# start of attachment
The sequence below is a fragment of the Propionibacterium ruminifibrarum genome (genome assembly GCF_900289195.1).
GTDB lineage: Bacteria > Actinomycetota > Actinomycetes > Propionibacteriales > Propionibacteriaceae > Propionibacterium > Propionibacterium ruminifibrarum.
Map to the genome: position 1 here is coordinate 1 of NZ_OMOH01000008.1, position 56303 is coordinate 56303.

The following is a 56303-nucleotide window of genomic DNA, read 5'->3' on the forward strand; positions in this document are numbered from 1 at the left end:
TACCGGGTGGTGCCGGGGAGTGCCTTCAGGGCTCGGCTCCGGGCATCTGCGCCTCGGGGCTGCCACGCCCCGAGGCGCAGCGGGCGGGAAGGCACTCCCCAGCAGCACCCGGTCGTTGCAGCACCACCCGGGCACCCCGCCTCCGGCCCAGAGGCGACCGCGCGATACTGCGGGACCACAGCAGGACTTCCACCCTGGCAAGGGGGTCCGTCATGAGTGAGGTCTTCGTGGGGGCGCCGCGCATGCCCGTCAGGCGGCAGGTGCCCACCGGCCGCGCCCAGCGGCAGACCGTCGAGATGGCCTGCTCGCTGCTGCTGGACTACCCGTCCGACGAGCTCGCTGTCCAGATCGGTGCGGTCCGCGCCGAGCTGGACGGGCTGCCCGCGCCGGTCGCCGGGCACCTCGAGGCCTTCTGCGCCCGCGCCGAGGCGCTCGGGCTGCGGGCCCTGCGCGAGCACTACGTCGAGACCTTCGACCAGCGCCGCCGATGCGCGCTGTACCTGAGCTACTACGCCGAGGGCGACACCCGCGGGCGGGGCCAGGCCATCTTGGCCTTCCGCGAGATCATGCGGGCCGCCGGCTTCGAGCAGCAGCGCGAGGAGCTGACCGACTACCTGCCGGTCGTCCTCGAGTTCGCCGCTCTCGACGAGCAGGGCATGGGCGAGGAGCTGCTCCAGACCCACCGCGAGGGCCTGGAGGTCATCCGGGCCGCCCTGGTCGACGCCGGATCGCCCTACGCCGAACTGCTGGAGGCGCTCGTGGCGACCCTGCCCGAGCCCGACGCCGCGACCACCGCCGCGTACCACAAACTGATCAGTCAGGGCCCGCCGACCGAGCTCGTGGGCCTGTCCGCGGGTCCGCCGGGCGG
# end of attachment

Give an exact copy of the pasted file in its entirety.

The sequence below is a fragment of the Propionibacterium ruminifibrarum genome (genome assembly GCF_900289195.1).
GTDB lineage: Bacteria > Actinomycetota > Actinomycetes > Propionibacteriales > Propionibacteriaceae > Propionibacterium > Propionibacterium ruminifibrarum.
Map to the genome: position 1 here is coordinate 1 of NZ_OMOH01000008.1, position 56303 is coordinate 56303.

The following is a 56303-nucleotide window of genomic DNA, read 5'->3' on the forward strand; positions in this document are numbered from 1 at the left end:
TACCGGGTGGTGCCGGGGAGTGCCTTCAGGGCTCGGCTCCGGGCATCTGCGCCTCGGGGCTGCCACGCCCCGAGGCGCAGCGGGCGGGAAGGCACTCCCCAGCAGCACCCGGTCGTTGCAGCACCACCCGGGCACCCCGCCTCCGGCCCAGAGGCGACCGCGCGATACTGCGGGACCACAGCAGGACTTCCACCCTGGCAAGGGGGTCCGTCATGAGTGAGGTCTTCGTGGGGGCGCCGCGCATGCCCGTCAGGCGGCAGGTGCCCACCGGCCGCGCCCAGCGGCAGACCGTCGAGATGGCCTGCTCGCTGCTGCTGGACTACCCGTCCGACGAGCTCGCTGTCCAGATCGGTGCGGTCCGCGCCGAGCTGGACGGGCTGCCCGCGCCGGTCGCCGGGCACCTCGAGGCCTTCTGCGCCCGCGCCGAGGCGCTCGGGCTGCGGGCCCTGCGCGAGCACTACGTCGAGACCTTCGACCAGCGCCGCCGATGCGCGCTGTACCTGAGCTACTACGCCGAGGGCGACACCCGCGGGCGGGGCCAGGCCATCTTGGCCTTCCGCGAGATCATGCGGGCCGCCGGCTTCGAGCAGCAGCGCGAGGAGCTGACCGACTACCTGCCGGTCGTCCTCGAGTTCGCCGCTCTCGACGAGCAGGGCATGGGCGAGGAGCTGCTCCAGACCCACCGCGAGGGCCTGGAGGTCATCCGGGCCGCCCTGGTCGACGCCGGATCGCCCTACGCCGAACTGCTGGAGGCGCTCGTGGCGACCCTGCCCGAGCCCGACGCCGCGACCACCGCCGCGTACCACAAACTGATCAGTCAGGGCCCGCCGACCGAGCTCGTGGGCCTGTCCGCGGGTCCGCCGGGCGG